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January 25: Feast of the Conversion of St. Paul

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During January, a number of notable holidays occur—New Year’s Day (January 1), Epiphany (January 6), Orthodox Christmas (January 7), Martin Luther King Jr. Day (January 15, observed the third Monday of the month), the March for Life (January 22) and Sanctity of Life Sunday (which falls this year on January 19, in commemoration of the January 22, 1973 Supreme Court ruling that legalized abortion). A feast on the Church Calendar that many Christians, especially from non-liturgical backgrounds, are likely to be less familiar with occurs on January 25—the celebration of St. Paul’s conversion.

1. The details of Paul’s conversion

Most of the feasts for other saints on the church calendar commemorate the individual, but Paul is the only who has a feast day specifically set aside to commemorate his conversion. Why? Because his conversion was so unique, so profound, and had such an impact on the first century church.

Recently, on his radio program, Renewing Your Mind (which airs on WTWZ 1120 AM, The Tradition—Jackson, Mississippi), R.C. Sproul lectured on Paul’s conversion. He explained that, to put Paul’s first century education in 21st century terms, he had two doctorates by age 21. He was arguably the most educated man in all of Palestine. He used his brilliant mind to defend Jewish tradition and he was infuriated by the Nazarene sect (the Christian church), which he saw as disrupting pure Judaism. His rage was so intense that he traveled far and near seeking to imprison believers in Christ. We are first introduced to Paul in Acts 7, where he is standing by consenting to the stoning of Stephen, the first Christian martyr.

On his way to Damascus, where he was traveling in hopes of apprehending more Christians, he had an encounter with Christ. At noon, he saw a brilliant, blinding light and was knocked off his horse. A voice spoke to him saying, “Saul, Saul, why do you persecute me?” When Paul asked who was speaking, the voice said, “I am Jesus, whom you are persecuting.”

Paul was instructed to go to the city and wait for further instructions. A few days later, God sent Ananias to baptize Paul. At that point, Paul, who had blind ever since the encounter on the Damascus road, could see again. From that point forward, Paul was as zealous to defend the cause of Christ as he had, at first, been to destroy it. He had seen and heard from the risen Christ himself and he was never the same afterwards.

2. The fruit of Paul’s conversion

The latter half of the book of Acts, written by Paul’s associate Luke, chronicles Paul’s ministry among the Jews and Gentiles, the persecution he faced in various cities and the trials and imprisonments he endured. It could be said that Paul’s life, as a follower of Christ, was never as “comfortable” as it had been before he believed. Yet he was willing to trade his comfort for something more significant.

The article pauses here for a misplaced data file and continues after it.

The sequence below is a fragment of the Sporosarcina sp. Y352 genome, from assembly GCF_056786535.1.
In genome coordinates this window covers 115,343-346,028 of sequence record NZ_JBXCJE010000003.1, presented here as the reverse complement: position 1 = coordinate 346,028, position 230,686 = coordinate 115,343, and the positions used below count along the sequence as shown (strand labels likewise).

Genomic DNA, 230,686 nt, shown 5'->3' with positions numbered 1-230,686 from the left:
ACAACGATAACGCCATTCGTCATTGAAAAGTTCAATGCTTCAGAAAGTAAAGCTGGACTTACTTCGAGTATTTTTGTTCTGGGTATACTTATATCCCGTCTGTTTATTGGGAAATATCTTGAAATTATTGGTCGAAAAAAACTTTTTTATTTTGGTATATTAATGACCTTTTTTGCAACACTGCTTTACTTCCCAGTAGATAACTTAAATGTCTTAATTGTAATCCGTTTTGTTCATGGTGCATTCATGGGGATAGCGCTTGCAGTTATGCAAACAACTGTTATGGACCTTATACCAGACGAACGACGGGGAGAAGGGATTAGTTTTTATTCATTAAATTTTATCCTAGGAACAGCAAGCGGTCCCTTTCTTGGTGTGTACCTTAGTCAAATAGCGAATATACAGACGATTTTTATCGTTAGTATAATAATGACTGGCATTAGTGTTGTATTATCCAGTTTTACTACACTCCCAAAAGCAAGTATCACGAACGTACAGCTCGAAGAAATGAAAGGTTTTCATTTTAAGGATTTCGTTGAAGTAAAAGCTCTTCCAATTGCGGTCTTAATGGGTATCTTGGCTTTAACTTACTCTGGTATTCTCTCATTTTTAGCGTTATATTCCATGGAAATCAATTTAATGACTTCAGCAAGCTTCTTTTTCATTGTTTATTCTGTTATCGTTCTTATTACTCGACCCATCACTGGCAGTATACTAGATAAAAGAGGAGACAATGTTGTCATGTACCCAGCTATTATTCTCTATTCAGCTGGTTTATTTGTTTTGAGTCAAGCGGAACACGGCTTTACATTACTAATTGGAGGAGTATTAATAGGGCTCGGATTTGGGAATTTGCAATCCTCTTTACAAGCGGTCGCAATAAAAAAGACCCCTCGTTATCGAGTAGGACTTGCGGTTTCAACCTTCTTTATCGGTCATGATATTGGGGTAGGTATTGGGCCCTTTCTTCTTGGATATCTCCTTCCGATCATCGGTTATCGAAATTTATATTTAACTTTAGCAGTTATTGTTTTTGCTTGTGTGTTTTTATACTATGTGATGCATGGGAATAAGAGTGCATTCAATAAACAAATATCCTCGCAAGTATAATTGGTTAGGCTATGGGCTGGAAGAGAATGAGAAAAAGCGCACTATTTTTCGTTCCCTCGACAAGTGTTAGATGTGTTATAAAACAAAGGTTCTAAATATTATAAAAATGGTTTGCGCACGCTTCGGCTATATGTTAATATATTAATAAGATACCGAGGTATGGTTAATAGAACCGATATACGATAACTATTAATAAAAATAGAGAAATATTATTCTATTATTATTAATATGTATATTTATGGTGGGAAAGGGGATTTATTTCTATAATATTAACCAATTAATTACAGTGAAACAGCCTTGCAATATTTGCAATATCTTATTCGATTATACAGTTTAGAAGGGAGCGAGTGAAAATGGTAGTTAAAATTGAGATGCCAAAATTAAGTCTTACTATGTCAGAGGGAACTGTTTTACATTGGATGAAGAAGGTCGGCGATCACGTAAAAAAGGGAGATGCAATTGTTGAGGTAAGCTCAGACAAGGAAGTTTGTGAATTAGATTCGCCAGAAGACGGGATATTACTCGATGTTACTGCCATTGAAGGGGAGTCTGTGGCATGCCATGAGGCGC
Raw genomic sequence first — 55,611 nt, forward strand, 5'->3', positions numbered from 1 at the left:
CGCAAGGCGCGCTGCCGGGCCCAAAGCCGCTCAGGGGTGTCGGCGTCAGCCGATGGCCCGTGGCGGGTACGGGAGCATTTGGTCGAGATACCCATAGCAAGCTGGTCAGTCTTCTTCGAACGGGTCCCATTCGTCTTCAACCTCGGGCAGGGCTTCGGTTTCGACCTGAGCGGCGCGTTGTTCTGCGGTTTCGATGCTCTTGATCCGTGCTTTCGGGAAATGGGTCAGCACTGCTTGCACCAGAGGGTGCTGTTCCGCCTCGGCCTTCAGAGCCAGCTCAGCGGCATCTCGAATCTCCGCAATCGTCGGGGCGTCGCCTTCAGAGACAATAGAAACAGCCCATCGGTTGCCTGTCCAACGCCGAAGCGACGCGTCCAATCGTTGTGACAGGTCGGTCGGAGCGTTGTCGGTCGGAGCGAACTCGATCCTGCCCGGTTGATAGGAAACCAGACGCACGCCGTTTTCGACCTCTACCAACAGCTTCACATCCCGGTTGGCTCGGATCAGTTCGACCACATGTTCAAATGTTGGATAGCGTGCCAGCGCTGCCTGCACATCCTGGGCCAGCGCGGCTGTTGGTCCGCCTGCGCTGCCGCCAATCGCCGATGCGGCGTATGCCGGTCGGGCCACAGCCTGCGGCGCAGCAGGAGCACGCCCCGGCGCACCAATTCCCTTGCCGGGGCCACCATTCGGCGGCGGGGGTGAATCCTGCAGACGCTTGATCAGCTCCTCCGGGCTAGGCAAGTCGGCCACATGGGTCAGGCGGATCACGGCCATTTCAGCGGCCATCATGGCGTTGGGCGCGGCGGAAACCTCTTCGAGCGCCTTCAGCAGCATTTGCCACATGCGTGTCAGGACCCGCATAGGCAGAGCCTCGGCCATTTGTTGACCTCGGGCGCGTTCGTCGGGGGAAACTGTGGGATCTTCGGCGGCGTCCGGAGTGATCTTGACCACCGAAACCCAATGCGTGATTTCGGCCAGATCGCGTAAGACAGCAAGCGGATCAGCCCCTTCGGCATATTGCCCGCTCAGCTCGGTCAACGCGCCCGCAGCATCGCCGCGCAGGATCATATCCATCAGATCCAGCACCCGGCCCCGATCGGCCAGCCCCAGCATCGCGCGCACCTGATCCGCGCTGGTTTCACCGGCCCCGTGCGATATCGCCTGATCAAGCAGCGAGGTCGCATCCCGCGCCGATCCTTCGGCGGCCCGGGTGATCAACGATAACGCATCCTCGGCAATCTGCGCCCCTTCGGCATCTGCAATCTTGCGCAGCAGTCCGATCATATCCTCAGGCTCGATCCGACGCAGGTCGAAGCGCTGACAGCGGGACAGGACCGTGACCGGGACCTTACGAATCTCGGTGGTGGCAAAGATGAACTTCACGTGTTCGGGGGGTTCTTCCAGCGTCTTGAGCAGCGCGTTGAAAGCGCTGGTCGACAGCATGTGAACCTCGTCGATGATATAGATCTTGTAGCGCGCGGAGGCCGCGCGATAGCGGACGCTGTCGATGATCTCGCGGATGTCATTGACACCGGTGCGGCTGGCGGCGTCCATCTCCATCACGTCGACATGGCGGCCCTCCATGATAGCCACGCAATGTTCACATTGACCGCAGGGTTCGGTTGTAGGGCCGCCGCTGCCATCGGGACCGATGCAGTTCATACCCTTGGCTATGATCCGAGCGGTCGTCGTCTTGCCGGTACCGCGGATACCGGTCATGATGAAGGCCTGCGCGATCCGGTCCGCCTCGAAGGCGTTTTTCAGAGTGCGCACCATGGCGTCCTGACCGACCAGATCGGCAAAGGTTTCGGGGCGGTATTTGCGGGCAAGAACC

In addition to the biographical information we have about Paul in Acts, Paul wrote 12 (13, if one counts Hebrews as a Pauline epistle, as Martin Luther did) of the 27 books of the New Testament. Paul’s letters, especially Romans, outline like no other New Testament writings the plight of human sin, and how God made Christ our sin-bearer in order for our sins to be paid in full. Paul’s insistence that we are justified (declared righteous) by God by faith in Christ, apart from works of the Law, was the impetus behind the Protestant Reformation in the 16th century.

In the late 60s, Paul was beheaded in Rome during the tyrannical rule of the emperor Nero. Though his life was cut short, the writings he left behind, through the inspiration of the Holy Spirit, still guide the Christian church today.

3. The danger of using Paul’s conversion as a template for everyone else’s

In a private letter, C.S. Lewis once rightly warned a correspondent against the danger of making “instantaneous” conversion the model that all Christians are supposed to follow. Though Paul’s conversion was climactic, dramatic, and very easy to pin point, many people who are raised from their earliest days in Christian homes come to believe in Christ very young and may not even be able to indentify the moment when they first trusted Christ personally. Not even the rest of Christ’s apostles are recorded as having conversion experiences as emotional and dramatic as Paul’s. It has been said that though there is only way to God—Jesus Christ—there are many ways to Christ. Not everyone’s story is going to look the same.

In Mere Christianity, Lewis said that not everyone is able to identify a particular day, or even a particular year, when their heart was changed. The important thing is not so much being able to recount the precise details, as Paul was able to do, but rather to be able to know, with certainty, that one presently is trusting in Jesus Christ.

Thank God for the conversion of Paul. Thank God that he spent his life writing letters that still bless Christians today whenever they read them. May we, on January 25, remember Paul and be encouraged that God can take even those who are most opposed to Christ and make them into men like the apostle Paul. It shouldn’t surprise us that God can save people like the apostle Paul. As Rich Mullins said, if God can save us then “nothing is beyond" him.

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